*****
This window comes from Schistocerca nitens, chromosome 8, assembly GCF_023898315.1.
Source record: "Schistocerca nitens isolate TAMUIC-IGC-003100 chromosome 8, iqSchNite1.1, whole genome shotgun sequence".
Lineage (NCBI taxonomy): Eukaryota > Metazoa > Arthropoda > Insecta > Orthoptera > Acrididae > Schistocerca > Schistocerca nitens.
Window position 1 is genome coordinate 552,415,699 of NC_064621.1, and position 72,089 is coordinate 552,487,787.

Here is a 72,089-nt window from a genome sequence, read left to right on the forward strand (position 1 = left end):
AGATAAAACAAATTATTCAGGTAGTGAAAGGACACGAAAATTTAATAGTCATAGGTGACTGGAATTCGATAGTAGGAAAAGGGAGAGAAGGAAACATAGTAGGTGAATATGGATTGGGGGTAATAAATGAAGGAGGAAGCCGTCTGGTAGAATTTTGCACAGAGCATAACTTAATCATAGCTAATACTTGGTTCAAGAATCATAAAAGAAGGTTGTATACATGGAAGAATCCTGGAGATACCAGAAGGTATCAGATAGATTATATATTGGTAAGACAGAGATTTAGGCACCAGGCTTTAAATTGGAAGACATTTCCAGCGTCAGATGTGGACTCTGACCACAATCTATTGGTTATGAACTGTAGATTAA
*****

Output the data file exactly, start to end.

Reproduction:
This window comes from Schistocerca nitens, chromosome 8, assembly GCF_023898315.1.
Source record: "Schistocerca nitens isolate TAMUIC-IGC-003100 chromosome 8, iqSchNite1.1, whole genome shotgun sequence".
Lineage (NCBI taxonomy): Eukaryota > Metazoa > Arthropoda > Insecta > Orthoptera > Acrididae > Schistocerca > Schistocerca nitens.
Window position 1 is genome coordinate 552,415,699 of NC_064621.1, and position 72,089 is coordinate 552,487,787.

Here is a 72,089-nt window from a genome sequence, read left to right on the forward strand (position 1 = left end):
AGATAAAACAAATTATTCAGGTAGTGAAAGGACACGAAAATTTAATAGTCATAGGTGACTGGAATTCGATAGTAGGAAAAGGGAGAGAAGGAAACATAGTAGGTGAATATGGATTGGGGGTAATAAATGAAGGAGGAAGCCGTCTGGTAGAATTTTGCACAGAGCATAACTTAATCATAGCTAATACTTGGTTCAAGAATCATAAAAGAAGGTTGTATACATGGAAGAATCCTGGAGATACCAGAAGGTATCAGATAGATTATATATTGGTAAGACAGAGATTTAGGCACCAGGCTTTAAATTGGAAGACATTTCCAGCGTCAGATGTGGACTCTGACCACAATCTATTGGTTATGAACTGTAGATTAA